Sport makes right gestures, but will change really come?
It was a monologue of raging, searing pain, bringing sport and all its disciples face to face with a truth it would rather not confront. “Until we educate the entire human race,” said Michael Holding, his stentorian voice starting to quaver, “this thing will not stop.” Viewers tuning in for the sodden start of a cricket summer like no other might have expected Whispering Death to offer his usual soothing reminiscence, or to explore how Southampton’s leaden skies would help the ball to swing. Instead, he did more in four minutes to expose the roots of ignorance and racial injustice than his sport had managed in four decades.
You might argue that pundits should stick solely to their realm of expertise. You might believe that midmorning rain-delay filler should offer only mindless escape from a damaged world. If so, Holding was here to tell you that you were wrong. At 66, he has seen enough, and heard enough during a Jamaican upbringing in which “I was never taught anything good about black people” to understand the significance of seizing momentum for change. Behind the raw reflections that he offered alongside Ebony Rainford-Brent lay one simple question. If not now, when?
The expression of solidarity on the field has been stirring, with all England and West Indies players taking the knee. But Holding has the perspective to realise that it is still not enough. He realises that sport in 2020 risks falling headlong into the trap of treating anti-racism as a purely performative exercise.
The endless dissection of what Premier League players are signalling by kneeling en masse is a case in point. Does it convey empowerment or subjugation? Does it reflect genuine unity, or forced allegiance to a particular point of view? Around and around in circles we go, while any practical policies for improving sport’s record on racial equality remain ignored.
The Premier League’s move to replace players’ names with Black Lives Matter was already problematic, given the ease with which that slogan can be conflated with the anarchic extremes of the movement of the same name, but another flaw is that it was time-limited. After 12 games, it was quietly withdrawn, so what now? Is the assumption that in a matter of weeks a frenzied society will have discovered something else to worry about? There is a real danger here that by reducing the discussion to semantics and cosmetics, to short-term sloganising and obsessing over whether Gary Neville has his BLM badge on, we lose sight of what this was all about in the first place.
Take the scene that unfolded just before last Sunday’s Austrian Grand Prix. Fourteen Formula One drivers take the knee, while six stay standing. All of them wear “End Racism” T-shirts, while Lewis Hamilton, the figure around whom a tense debate has swirled,
Let us find out whether Holding’s intervention was a watershed or just a cry in the wilderness
reverses his to proclaim that “Black Lives Matter”. The abiding impression should be of a sport united against intolerance, and yet the more arresting statement, perhaps, is delivered by half a dozen young men at the back.
Is the decision by Charles Leclerc, Max Verstappen and four of their peers to resist kneeling a rousing sign of individual freedom of conscience? Or will they look back at this picture, three years from now, as the moment they failed to show solidarity with a cause greater than themselves?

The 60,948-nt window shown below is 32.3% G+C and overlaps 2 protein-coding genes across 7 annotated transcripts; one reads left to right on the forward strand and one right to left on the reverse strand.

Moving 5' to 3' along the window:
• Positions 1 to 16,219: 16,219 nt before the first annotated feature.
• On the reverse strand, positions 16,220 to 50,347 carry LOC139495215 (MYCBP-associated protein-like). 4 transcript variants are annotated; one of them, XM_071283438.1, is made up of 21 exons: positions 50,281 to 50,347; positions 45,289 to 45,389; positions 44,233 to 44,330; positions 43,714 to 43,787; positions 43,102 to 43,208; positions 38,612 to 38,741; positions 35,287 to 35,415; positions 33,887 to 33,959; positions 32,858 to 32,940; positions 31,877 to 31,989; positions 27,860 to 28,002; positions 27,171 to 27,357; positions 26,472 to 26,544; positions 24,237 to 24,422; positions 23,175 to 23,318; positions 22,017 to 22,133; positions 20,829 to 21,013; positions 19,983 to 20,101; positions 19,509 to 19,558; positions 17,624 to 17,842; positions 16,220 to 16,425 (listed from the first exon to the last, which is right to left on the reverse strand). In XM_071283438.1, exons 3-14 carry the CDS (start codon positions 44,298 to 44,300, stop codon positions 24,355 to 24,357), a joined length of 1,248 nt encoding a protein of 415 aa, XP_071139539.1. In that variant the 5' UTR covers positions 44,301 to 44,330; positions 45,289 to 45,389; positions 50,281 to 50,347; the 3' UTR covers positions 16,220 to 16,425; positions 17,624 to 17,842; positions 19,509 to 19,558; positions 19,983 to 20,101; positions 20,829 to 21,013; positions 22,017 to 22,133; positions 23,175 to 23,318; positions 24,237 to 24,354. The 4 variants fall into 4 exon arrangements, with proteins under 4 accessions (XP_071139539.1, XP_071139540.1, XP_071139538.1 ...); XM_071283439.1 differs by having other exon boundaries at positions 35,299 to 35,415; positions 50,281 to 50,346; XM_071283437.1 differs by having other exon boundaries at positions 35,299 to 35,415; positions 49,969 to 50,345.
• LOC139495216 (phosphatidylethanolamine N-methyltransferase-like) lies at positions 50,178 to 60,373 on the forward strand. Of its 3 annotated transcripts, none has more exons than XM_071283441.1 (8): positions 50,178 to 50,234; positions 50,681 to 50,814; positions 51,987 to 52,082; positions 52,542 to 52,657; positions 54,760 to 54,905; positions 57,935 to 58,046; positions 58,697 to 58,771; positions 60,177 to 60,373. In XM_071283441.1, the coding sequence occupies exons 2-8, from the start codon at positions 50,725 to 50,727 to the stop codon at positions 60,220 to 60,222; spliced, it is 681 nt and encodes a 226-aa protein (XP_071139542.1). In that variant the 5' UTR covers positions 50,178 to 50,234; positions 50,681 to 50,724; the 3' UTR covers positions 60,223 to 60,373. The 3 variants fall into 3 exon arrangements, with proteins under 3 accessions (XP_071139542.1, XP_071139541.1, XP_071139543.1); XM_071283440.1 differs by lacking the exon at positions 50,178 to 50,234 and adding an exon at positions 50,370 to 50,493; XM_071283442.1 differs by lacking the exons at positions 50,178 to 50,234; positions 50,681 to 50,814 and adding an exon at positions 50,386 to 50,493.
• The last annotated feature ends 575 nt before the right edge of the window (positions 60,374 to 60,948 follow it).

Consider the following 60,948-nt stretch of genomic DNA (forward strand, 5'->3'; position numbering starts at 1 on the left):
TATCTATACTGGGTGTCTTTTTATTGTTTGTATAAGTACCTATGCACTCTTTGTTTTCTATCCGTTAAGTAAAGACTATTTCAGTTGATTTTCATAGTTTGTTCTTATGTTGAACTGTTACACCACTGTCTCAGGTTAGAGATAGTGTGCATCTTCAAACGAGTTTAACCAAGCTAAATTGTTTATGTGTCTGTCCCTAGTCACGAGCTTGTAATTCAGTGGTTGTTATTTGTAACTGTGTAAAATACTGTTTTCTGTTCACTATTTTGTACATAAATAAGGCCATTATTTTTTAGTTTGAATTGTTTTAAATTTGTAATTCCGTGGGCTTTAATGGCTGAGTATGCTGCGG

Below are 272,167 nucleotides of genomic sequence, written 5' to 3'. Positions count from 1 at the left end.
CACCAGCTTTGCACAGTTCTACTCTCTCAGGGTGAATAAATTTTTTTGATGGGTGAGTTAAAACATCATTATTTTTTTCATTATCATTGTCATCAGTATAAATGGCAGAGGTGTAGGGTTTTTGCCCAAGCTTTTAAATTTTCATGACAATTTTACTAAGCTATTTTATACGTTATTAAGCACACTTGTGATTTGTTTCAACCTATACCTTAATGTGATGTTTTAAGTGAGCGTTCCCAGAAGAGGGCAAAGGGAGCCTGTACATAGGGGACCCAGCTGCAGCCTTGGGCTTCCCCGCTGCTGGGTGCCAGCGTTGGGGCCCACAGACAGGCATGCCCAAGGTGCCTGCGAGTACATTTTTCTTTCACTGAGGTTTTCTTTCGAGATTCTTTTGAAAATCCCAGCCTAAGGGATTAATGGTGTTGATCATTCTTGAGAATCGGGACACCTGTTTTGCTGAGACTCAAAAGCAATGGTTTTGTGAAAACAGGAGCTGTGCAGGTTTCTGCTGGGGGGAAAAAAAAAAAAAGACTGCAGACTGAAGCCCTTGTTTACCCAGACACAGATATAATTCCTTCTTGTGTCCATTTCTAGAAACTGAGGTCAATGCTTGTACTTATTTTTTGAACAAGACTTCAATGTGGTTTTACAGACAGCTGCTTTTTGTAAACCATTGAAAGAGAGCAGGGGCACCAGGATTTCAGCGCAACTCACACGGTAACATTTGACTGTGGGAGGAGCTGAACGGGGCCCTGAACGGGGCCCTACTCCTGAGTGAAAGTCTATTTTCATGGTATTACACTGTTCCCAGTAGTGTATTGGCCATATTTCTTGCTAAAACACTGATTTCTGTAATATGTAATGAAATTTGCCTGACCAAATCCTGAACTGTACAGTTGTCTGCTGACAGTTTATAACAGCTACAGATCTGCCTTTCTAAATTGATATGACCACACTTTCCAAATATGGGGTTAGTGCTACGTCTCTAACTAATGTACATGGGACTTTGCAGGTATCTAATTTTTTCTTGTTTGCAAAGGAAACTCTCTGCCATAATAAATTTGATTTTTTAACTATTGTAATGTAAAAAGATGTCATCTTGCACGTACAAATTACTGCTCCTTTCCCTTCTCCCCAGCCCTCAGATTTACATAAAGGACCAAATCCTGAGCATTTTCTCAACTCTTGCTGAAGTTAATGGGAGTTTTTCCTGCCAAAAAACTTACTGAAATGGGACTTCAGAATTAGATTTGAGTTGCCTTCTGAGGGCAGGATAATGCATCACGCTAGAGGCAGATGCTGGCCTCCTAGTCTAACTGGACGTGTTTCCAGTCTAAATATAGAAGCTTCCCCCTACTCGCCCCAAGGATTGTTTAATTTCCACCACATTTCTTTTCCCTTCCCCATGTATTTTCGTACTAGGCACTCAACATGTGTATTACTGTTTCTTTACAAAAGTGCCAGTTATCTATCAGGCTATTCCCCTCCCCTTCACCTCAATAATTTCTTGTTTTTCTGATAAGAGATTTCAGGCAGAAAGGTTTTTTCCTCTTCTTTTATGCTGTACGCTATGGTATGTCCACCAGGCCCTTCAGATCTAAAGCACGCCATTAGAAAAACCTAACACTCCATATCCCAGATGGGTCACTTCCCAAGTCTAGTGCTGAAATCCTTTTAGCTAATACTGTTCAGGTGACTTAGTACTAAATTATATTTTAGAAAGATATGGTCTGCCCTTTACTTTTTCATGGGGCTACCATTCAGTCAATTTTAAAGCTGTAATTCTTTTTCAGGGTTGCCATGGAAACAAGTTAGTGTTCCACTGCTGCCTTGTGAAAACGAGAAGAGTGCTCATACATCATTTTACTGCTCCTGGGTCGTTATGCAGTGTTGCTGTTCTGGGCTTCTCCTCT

Three years can be a long time in a struggle as vexed as this. In 2017, Hamilton’s own enthusiasm for taking a knee was lukewarm at best. Once, Hamilton was encouraged to view a simple, potent gesture as more trouble than it was worth. Today, he perceives taking the knee as central to the fight on which he has embarked, promising to replicate it at future grands prix. It is a salutary reminder that gestures are fluid, that their symbolism evolves, but that the wider battle goes on.
Sports purport to understand that there is a longer game to play. If so, let us see, six months or a year from now, how much has appreciably changed. Let us find out whether Holding’s passionate intervention marked a watershed or just a cry in the wilderness.
All sports need to set measurable standards against which to judge themselves. The England and Wales Cricket Board says it is ready to publish a strategy on inclusion and diversity. It is one that should be built not on bromides, but on a realistic manifesto for change.
Hamilton, too, needs to articulate in specific terms how he hopes to implement the change he seeks. “Real, tangible change,” he assures. But what are the metrics? How many people will his commission, to encourage more young people from minority backgrounds to consider careers in motorsport, ideally have helped in three, five or 10 years’ time? How will the institutional barriers be torn down? How much money is he devoting to it?
The difficulty is that sport prefers to bask in the reflected glamour of a slogan. That is the easy part. The far harder challenge, as any civil servant will tell you, lies in the painstaking, line-by-line graft necessary to force through substantial and lasting change.
This is the leap that sport, still agonising over gestures, has yet to show that it is ready to take. And yet this is the only way that history, to quote from Holding’s soliloquy for the ages, will be written by the conquered, not the conquerors.
Sending a message: West Indies players take a knee before the start of the first Test